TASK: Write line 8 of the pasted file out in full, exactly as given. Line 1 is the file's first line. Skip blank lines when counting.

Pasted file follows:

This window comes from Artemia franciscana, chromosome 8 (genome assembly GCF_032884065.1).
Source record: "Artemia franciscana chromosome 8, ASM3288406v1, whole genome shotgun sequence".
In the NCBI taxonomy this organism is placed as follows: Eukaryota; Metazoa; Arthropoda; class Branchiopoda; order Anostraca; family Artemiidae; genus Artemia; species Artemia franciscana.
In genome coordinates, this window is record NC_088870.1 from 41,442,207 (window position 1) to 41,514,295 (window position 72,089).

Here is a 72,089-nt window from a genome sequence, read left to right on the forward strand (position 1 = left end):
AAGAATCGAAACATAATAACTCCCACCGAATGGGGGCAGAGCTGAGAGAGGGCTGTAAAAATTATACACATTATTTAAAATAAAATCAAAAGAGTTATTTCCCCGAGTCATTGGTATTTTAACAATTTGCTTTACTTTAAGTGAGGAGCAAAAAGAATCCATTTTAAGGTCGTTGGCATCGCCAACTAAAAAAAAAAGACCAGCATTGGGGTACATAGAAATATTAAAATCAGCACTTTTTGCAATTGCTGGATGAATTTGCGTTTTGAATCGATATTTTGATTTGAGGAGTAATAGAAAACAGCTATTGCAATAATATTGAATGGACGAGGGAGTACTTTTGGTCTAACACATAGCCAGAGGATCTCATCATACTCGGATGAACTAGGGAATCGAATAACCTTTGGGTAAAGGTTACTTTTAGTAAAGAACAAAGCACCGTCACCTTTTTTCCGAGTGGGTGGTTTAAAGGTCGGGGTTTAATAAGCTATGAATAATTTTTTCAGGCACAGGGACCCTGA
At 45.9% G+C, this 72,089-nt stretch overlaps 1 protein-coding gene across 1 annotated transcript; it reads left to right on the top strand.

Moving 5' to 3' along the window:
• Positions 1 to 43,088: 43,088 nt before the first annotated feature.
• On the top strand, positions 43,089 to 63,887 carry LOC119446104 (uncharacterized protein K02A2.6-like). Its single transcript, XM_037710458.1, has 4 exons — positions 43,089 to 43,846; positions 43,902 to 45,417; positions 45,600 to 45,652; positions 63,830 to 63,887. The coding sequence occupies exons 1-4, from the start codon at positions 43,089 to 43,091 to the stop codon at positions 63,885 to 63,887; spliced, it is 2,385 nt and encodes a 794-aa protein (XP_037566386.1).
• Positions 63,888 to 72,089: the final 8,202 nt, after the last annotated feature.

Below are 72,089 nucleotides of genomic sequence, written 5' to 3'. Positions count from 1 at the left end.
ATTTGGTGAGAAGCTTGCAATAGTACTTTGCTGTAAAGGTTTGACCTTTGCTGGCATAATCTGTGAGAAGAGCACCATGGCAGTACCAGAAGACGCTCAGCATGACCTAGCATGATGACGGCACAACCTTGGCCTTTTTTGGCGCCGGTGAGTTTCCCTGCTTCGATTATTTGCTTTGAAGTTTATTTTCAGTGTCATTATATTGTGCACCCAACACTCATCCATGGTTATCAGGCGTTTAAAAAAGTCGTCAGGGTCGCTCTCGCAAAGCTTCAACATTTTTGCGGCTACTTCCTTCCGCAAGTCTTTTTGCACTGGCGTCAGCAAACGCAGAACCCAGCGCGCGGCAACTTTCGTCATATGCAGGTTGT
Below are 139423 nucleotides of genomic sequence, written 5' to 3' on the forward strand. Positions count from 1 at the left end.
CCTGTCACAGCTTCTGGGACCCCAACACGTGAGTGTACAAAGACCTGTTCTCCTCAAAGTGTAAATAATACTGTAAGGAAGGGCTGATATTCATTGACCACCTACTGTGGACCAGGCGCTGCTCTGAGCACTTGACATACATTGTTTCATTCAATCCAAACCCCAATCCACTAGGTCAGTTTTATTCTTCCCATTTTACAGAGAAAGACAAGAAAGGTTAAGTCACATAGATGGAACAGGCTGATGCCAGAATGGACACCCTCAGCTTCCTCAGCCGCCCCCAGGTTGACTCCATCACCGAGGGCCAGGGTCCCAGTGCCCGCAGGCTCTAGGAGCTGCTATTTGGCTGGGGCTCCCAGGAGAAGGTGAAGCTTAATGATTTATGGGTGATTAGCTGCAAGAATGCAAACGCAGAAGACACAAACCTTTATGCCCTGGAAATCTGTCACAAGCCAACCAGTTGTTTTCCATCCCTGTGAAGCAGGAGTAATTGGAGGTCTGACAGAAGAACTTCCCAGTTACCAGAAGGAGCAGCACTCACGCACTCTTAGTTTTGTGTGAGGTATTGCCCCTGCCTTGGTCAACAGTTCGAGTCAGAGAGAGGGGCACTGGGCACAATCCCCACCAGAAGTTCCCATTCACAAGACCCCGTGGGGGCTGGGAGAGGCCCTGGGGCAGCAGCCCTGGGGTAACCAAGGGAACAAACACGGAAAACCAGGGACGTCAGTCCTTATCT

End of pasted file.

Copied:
Moving 5' to 3' along the window: